Grüezi mitenand! Welcome to the World Economic Forum’s monthly update - the Forward Agenda. Building on the success of the Agenda Weekly, each month my team will pull together the most relevant and insightful points on the global agenda and publish here.
Growth at risk: A robust global economy, with some measures predicting GDP up over 4% in the second quarter, is at risk. Increasing protectionism, higher oil prices, rising interest rates, a high and rising US dollar, European fragmentation, and weak emerging economies threatened by a commodities slowdown are looming.
- On the brink? The US economy, fueled by tax cuts, spending, and bullish sentiment, has been the driver of the global economy through 2018. Is it threatened by the reversal of globalisation?
- Forward View: Fluctuations in GDP numbers impact the economy through news headlines and animal spirits. The challenge is to measure what matters.
More trade troubles: President Trump is set to impose tariffs on billions of dollars’ worth of Chinese imports, in an escalating trade dispute that will put the European leaders in the spotlight this month. At a Sino-European summit in Beijing on July 16-17, China is reportedly hoping that the EU will join it in condemning US actions. The World Trade Organization, also under pressure from President Trump, could be in for a bumpy ride.
- Well noted: China, at its recent Central Party Conference on Foreign Affairs, reconfirmed Xi Jinping’s message to Davos 2017 - the country is ready to take on a leadership role in building global governance. What’s more, in the absence of American leadership, other countries are accelerating their efforts to adapt their trading frameworks.
- Forward View: The driver of global prosperity is business, and business leaders are getting increasingly impatient with populist attacks on the global system. From Harley Davidson and GE in the US, through Airbus, BMW and the banking industry in the UK, business leaders are taking decisions driven by hard-headed economics not emotional nationalism. Business leaders will increasingly speak up to defend the values of openness and internationalism.
A challenged alliance: NATO leaders will come together in the face of mounting challenges, from the east and from the west. The alliance is working out how to respond to new types of warfare in which guns, bullets and planes serve only as symbols of old power against weapons such as cyber and disinformation. US President Trump and Russian President Putin will meet in Helsinki on July 16 as a counterpoint, as NATO members respond to President Trump’s call for European members to shoulder a greater share of the costs of the alliance.
- Forward View: Global affairs are shifting in response to lightning fast changes in the geographical and technological bases of prosperity. Old alliances are forced to adapt as new ones grow up around new concepts of governance and power.
Can the center hold? Rising tensions around the definition of “rule of law” are adding to a maelstrom of challenges surrounding the European Union. The EU will decide in July whether to withdrawing budgetary support and voting rights from Poland and Hungary under Article 7, a provision that allows for sanction of EU member countries that infringe human rights. Elsewhere on the troubled continent: Brexit negotiations are increasingly time-bound and fractious, with costs to the UK mounting; refugees are the flashpoint issue dominating coalition relationships from Germany to Italy; and the burgeoning trade war with the US undermining otherwise respectable growth across the continents.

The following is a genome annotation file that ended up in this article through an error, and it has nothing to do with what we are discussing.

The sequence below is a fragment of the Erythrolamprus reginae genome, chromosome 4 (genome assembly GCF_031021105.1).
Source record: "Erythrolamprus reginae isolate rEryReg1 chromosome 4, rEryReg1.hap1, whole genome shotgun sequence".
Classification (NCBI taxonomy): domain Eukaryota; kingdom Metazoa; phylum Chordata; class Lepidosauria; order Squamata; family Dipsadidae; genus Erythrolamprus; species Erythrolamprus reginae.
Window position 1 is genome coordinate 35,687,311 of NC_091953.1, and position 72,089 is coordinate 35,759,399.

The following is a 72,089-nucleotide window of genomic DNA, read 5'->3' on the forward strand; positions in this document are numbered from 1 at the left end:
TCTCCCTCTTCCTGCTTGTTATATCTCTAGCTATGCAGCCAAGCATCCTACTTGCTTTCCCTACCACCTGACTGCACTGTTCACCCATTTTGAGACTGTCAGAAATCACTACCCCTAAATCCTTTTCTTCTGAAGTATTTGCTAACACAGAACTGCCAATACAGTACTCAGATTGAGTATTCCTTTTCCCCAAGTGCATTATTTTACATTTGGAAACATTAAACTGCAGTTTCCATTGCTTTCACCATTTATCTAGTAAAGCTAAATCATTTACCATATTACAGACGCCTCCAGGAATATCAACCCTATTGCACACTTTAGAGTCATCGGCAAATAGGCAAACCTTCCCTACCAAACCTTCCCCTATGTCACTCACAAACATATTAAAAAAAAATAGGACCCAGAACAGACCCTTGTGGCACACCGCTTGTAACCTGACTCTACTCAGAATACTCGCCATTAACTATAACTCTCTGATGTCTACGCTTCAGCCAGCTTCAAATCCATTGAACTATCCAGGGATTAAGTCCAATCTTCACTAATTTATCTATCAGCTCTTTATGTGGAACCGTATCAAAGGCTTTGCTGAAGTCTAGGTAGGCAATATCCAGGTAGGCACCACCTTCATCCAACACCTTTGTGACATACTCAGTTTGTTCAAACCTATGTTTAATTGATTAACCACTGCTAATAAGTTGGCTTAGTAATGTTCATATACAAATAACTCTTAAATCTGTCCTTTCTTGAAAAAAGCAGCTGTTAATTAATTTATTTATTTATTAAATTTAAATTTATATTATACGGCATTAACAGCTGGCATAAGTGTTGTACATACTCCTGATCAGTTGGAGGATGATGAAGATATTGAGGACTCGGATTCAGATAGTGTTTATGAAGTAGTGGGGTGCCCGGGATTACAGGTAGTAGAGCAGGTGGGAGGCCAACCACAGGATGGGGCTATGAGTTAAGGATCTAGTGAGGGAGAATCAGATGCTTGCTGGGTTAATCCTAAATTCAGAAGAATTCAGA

AI with nationalist characteristics: Artificial intelligence is fast becoming a critical geopolitical resource, with its commercial, military and scientific potential providing the basis for a new kind of arms race. Analysts urge governments to understand their country’s role in the AI economy and foster local talent and expertise, while at the same time ensuring that not all AI investment goes towards fattening corporate margins at the expense of jobs, communities and people.
- Forward View: Technical standards and protocols are the new gold and the resource of the new technology era. The Forum’s Centre for the Fourth Industrial Revolution is designed to provide a neutral space for stakeholders to develop codes of practice and principles to maintain the balance between human and machine - for AI, drones, autonomous vehicles and other technologies shaping our times.
Transitional Payments: Experiments in Universal Basic Income as a solution for the technological job displacement are emerging around the world, with Ontario in Canada the latest. A pioneering Finnish programme ended earlier in the year, but the concept is being picked up by Silicon Valley tech pioneers who are sponsoring trials. One candidate for the US Presidency in 2020 is running with UBI as his sole issue.
- Forward View: Economic policymaking can’t keep up with the pace of change. Entrepreneurs and others can help promote agile governance.
Digital addiction: As the World Health Organization declares Gaming Disorder a disease, and Apple introduces new operating system tools to help addicted iPhone users, technology marketers are dealing with the consequences of success.
Funny money: Revelations of Bitcoin manipulation, fitting into a larger pattern of financial bubbles, hasn’t stopped one of Silicon Valley’s most storied venture houses raising $300 million for crypto (including investing directly in the currencies) and using the opportunity to appoint its first female general partner to manage it.
- Forward View: Whether the bitcoin bubble reinflates or not, crypto currencies and the blockchain on which they are based are not going away. Use this straight-forward framework to determine whether blockchain is for you.